2016 The controllability principle suggests evaluating managers solely based on performance measures they can control. In practice, however, companies often disregard this principle. Therefore, our study addresses organisational benefits linked to the lack of controllability in measures used for managers’ performance evaluations. We draw on important case-based findings to establish a positive ‘base relationship’ between lack of controllability and proactive work behaviour. We test this base relationship with a large-scale sample and find that companies encourage higher levels of proactive work behaviour when they rely on less controllable performance measures. Drawing on recent developments in role theory, we advance previous research and extend the base model by including the theoretical construct of flexible role orientation. We examine different mechanisms through which flexible role orientation potentially impacts the base model. Using survey responses from 432 managers, we find evidence for a mediation model as opposed to an interaction model. Specifically, we find that lack of controllability enhances role conflict, which in turn induces more flexible role orientations ultimately resulting in higher levels of proactive work behaviour.

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The moderating role of performance measurement system sophistication on the relationships between internal value drivers and performance

Comptabilité, Contrôle et Audit

2016 This study examines the moderating effects of performance measurement systems (PMS), i.e. PMS sophistication (i.e. BSC-like PMS), on the relationships between internal values drivers (internal efficiency, employee commitment, organizational flexibility) and performance outcomes (customer satisfaction, market performance, financial performance). Consistent with arguments of BSC proponents we argue that highly sophisticated PMS help managers to better manage the relationship between less straightforward value drivers and performance outcomes. We find that level of PMS sophistication moderates some of the relationships between internal value drivers and performance outcomes. Specifically, performance effects shift from more straightforward value drivers (internal efficiency), to less straightforward ones (employee commitment and organizational flexibility) when complexity and, thus, PMS sophistication are high. In line with our argumentation, we find a negative moderation effect of PMS sophistication on the relationship between internal efficiency and financial performance, and a positive moderation effect on the relationship between organizational flexibility and financial performance. Moreover, the relationship between employee commitment and market performance is positively moderated by PMS sophistication. Our empirical evidence is based on survey data from 331 electronic equipment-manufacturing companies.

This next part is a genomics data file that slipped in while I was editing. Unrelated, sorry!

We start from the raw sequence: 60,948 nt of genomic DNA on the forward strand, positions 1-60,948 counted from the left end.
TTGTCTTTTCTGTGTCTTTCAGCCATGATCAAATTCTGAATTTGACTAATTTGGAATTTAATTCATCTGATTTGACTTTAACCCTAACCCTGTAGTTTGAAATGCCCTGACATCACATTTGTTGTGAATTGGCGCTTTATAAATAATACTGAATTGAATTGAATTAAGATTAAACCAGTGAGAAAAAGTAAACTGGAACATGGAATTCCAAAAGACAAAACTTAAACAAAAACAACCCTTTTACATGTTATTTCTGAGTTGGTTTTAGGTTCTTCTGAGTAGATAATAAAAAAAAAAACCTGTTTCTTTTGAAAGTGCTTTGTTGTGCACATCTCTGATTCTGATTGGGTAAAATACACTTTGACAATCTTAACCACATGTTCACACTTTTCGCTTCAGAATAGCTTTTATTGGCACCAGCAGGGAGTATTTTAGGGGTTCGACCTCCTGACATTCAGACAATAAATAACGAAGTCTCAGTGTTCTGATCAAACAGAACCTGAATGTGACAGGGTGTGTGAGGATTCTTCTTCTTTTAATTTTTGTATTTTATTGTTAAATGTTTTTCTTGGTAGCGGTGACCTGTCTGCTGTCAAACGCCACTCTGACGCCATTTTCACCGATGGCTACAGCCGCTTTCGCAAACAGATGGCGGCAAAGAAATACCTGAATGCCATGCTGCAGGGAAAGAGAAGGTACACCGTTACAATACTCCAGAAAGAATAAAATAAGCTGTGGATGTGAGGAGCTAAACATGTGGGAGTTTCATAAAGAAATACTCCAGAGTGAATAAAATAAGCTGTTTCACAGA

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Leading by Example in Socially Driven Organizations: The Effect of Transparent Leader Compensation Contracts on Following

Forthcoming in The Accounting Review

Schuhmacher, Towry, and Zureich


Leading by example is one of the most powerful methods to encourage individuals to work toward a common objective. Despite the importance of leadership, little is known about how the effectiveness of leading by example depends on institutional features, such as the transparency and design of leaders' compensation contracts. We conduct two experiments to study this interplay between leadership and contracting in organizations with social missions (i.e., socially driven organizations). We find that under non-transparent contracts, leader contributions to the social objective positively influence follower contributions, reflecting effective leading by example. More importantly, under transparent contracts, the positive effect of leader contributions on follower contributions is diminished by an increase in the intensity of variable compensation and/or the amount of fixed compensation in the leader's contract. Our study informs the debate on pay transparency and demonstrates that organizations need to carefully consider the effects of contract design on leadership effectiveness.